How does Social Security Determine your Social Security Disability Benefits?
It can be difficult to determine the amount of benefits you could receive. The steps require that you find your average monthly wage and then primary insurance account.
First, Social Security takes the all your lifetime earning into consideration. Your lifetime earnings are made up of your “wages, compensation, self-employment income, and deemed military wage credits…”.
After deciding your lifetime earnings, Social Security will need to decide what the time range is relevant for your situation. For purposes of Social Security Disability, the time frame begins from the year you became 21 and goes until you became unable to work. Any parts of the year, or years, are not counted, unless doing so would raise your average monthly wage. In that situation, all years within the time frame of disability would be considered. This number would be considered your elapsed years. The next step would be to subtract five from the elapsed years total. That number is now your benefit computation years. The years with the highest earnings are then used which could include no earnings, since you cannot have fewer than two benefit years.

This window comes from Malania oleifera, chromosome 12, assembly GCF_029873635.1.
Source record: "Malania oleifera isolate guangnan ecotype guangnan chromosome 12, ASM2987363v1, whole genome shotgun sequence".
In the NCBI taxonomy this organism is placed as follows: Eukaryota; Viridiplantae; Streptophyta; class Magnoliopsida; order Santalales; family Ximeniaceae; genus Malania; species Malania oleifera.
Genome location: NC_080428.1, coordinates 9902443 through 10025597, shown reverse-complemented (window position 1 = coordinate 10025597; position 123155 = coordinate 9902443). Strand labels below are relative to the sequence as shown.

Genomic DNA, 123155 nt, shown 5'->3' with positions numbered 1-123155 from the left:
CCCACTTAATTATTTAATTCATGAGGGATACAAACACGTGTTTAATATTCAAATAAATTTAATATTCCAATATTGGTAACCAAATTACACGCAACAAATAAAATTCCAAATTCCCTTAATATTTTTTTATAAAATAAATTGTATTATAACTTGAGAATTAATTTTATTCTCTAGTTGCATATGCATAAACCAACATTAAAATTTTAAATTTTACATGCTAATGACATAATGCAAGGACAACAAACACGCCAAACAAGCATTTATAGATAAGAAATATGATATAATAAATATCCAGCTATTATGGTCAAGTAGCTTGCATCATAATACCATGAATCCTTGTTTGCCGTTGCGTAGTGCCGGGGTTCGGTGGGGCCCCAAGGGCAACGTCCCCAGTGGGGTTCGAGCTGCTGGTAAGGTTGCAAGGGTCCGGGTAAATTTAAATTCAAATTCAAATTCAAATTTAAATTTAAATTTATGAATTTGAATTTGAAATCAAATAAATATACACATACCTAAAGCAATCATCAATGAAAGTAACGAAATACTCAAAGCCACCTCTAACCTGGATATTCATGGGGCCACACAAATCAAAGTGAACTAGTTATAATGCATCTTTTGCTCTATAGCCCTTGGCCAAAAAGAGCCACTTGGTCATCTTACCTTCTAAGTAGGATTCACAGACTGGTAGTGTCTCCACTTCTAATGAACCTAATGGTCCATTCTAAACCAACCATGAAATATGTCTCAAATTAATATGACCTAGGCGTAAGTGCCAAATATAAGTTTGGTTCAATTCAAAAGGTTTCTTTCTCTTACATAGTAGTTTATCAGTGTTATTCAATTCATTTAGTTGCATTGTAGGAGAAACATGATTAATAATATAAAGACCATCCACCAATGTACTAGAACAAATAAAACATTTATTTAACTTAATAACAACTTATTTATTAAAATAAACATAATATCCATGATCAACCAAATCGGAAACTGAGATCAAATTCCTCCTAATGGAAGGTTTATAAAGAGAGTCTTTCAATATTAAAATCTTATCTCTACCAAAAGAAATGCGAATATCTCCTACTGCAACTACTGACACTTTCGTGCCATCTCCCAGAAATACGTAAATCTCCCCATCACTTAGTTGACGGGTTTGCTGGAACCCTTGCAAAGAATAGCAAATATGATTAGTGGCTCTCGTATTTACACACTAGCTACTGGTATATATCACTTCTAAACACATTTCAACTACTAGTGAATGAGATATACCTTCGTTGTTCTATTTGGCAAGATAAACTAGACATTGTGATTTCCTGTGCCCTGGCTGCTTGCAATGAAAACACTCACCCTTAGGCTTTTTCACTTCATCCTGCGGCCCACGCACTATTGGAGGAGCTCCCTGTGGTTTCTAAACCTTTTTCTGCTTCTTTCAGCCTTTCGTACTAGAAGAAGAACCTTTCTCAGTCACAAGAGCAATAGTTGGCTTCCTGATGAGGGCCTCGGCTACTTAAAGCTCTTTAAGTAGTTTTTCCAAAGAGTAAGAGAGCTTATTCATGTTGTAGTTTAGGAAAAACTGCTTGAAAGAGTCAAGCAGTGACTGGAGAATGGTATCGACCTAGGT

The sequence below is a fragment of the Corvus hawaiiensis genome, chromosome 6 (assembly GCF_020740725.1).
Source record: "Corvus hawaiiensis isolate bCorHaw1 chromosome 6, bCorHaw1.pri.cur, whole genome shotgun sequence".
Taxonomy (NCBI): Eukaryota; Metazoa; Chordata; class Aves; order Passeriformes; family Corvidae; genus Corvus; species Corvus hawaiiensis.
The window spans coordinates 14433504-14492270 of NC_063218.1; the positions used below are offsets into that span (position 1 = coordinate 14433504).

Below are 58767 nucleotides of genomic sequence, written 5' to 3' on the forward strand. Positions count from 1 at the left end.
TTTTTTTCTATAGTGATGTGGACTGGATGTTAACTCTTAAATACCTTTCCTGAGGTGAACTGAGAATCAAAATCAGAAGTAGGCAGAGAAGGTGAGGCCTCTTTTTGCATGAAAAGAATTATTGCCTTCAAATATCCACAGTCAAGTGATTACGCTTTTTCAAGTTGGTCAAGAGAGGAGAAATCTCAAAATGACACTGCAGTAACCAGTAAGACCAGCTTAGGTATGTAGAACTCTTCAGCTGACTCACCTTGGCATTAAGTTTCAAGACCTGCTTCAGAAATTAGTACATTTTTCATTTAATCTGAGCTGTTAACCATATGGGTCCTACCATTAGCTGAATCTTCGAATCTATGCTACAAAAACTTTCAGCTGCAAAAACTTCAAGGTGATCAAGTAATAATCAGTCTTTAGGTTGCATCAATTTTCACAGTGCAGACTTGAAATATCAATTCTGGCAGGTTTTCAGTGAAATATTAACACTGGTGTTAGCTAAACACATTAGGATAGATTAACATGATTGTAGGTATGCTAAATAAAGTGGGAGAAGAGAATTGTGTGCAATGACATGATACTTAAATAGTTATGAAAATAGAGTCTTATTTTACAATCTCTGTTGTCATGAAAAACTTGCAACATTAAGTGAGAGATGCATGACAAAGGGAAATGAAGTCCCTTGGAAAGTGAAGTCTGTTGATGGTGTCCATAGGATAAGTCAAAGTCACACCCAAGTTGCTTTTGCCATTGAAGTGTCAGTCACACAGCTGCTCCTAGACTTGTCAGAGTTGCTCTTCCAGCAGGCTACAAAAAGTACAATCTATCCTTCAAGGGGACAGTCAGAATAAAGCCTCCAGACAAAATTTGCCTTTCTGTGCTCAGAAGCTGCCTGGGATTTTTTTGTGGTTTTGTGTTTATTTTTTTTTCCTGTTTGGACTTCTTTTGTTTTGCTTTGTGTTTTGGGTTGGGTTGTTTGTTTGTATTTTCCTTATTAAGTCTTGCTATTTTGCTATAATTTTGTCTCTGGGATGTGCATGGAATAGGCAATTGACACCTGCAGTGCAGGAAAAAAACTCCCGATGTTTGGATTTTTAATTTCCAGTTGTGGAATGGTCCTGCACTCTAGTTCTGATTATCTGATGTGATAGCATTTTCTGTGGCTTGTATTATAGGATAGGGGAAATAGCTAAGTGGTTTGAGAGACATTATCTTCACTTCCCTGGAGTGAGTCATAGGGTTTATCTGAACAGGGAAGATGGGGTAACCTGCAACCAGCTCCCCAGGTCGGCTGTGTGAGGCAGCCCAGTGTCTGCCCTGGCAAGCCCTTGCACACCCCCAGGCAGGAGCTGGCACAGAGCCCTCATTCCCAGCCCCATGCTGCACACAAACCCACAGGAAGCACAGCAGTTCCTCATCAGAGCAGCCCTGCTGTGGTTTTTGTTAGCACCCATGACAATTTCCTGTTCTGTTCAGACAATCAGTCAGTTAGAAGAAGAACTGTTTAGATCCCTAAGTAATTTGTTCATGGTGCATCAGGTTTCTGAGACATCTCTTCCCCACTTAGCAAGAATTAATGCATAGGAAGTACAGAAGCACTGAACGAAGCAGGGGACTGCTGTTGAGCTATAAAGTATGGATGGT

Finally, each step is put together to find the average monthly wage. By taking the creditable earnings from the benefit computation years, using the years with the highest earnings, adding these earnings together, dividing by the total months in the benefit computation years, and rounding to the lower whole dollar amount.
This number is your average monthly wage that Social Security would use to determine your primary insurance account. After that you use the chart posted by Social Security (linked here) to find your primary insurance amount. You would use the average monthly wage column that you just calculated to find your primary insurance amount. When you find your average monthly wage, you look to the left and that number is your primary insurance amount. The primary insurance amount is your base benefit amount, however, can change for a few reasons, such as current earnings.
This can also be done using the Social Security calculator posted below.
 C.F.R. § 404.221(b)
 C.F.R. § 404.221(c)(1)
 C.F.R. § 404.221(3)
 C.F.R. § 404.317
The citations above are all from https://www.ssa.gov/OP_Home/cfr20/cfrdoc.htm